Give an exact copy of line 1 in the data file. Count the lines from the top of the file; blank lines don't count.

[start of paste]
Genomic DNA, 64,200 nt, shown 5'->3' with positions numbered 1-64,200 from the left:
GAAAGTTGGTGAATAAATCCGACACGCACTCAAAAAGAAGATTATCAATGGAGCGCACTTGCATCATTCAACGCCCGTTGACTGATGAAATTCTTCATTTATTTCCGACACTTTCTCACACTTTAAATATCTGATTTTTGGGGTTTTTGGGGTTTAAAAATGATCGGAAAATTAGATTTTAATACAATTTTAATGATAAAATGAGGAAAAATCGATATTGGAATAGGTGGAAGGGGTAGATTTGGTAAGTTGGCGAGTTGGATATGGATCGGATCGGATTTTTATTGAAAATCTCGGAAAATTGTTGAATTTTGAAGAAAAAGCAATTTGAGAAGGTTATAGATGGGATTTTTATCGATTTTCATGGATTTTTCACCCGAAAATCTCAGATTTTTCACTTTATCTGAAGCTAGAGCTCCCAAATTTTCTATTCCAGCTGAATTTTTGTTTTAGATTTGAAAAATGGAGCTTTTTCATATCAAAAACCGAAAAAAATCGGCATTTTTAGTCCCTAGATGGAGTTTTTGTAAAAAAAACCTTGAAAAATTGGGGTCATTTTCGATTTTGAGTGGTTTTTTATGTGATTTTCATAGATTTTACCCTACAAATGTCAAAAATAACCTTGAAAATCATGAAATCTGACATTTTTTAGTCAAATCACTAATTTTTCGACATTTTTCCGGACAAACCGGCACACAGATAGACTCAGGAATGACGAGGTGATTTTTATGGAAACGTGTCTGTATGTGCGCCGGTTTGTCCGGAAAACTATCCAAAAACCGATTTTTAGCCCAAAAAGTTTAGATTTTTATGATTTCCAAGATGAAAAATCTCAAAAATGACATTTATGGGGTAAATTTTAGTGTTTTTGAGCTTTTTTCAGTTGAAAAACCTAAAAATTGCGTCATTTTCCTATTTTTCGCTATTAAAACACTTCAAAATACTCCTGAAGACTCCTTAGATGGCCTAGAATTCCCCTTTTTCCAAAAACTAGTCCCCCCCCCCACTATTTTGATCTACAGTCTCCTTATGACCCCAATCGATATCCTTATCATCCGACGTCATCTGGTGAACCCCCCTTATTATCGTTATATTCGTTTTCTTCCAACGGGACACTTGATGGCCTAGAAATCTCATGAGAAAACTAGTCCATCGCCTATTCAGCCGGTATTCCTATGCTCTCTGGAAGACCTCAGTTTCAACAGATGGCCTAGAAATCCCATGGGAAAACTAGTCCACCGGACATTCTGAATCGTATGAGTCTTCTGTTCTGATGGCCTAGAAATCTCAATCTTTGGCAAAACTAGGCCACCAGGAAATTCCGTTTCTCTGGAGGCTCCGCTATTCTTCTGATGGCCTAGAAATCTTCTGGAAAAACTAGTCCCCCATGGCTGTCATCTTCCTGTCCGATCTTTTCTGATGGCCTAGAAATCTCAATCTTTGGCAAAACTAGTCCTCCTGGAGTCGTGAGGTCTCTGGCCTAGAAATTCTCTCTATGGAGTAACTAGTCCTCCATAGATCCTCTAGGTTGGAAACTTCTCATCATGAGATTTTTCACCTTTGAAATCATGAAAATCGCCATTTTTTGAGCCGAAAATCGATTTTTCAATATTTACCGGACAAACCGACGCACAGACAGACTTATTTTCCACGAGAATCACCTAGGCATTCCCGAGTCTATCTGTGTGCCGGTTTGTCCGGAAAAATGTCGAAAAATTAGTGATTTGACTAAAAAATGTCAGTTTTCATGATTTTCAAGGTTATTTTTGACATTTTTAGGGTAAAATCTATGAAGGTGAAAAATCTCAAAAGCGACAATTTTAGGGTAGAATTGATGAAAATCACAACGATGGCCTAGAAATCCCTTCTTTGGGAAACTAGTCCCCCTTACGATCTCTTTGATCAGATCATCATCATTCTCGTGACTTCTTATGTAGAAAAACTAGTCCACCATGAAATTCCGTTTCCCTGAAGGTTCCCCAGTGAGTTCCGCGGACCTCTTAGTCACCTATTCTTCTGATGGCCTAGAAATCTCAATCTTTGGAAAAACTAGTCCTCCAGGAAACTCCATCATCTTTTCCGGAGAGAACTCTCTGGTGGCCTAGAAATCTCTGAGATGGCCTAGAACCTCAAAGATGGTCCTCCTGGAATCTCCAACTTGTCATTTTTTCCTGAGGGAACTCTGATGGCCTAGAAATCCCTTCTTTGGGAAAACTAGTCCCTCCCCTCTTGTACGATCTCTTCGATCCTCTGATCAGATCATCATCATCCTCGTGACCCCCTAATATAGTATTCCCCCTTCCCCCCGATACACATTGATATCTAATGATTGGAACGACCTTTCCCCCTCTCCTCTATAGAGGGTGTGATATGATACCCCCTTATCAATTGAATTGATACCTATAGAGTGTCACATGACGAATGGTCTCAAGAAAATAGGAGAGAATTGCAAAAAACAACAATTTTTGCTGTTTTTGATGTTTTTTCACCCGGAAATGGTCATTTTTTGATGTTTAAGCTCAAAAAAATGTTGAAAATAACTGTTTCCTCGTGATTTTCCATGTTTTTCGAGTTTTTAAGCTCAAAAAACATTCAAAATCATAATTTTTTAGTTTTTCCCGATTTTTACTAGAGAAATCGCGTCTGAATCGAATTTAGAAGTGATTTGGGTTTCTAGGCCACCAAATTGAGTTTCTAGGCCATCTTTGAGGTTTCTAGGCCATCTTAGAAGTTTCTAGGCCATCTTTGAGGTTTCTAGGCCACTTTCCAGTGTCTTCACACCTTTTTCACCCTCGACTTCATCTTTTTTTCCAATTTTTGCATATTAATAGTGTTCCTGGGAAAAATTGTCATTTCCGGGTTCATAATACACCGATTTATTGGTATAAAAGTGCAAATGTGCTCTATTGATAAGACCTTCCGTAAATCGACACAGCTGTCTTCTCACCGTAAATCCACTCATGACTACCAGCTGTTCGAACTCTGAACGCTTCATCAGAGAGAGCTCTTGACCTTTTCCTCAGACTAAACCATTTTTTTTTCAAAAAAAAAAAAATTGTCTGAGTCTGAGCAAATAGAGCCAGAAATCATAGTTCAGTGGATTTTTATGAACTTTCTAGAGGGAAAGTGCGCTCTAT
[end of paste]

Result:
Genomic DNA, 64,200 nt, shown 5'->3' with positions numbered 1-64,200 from the left: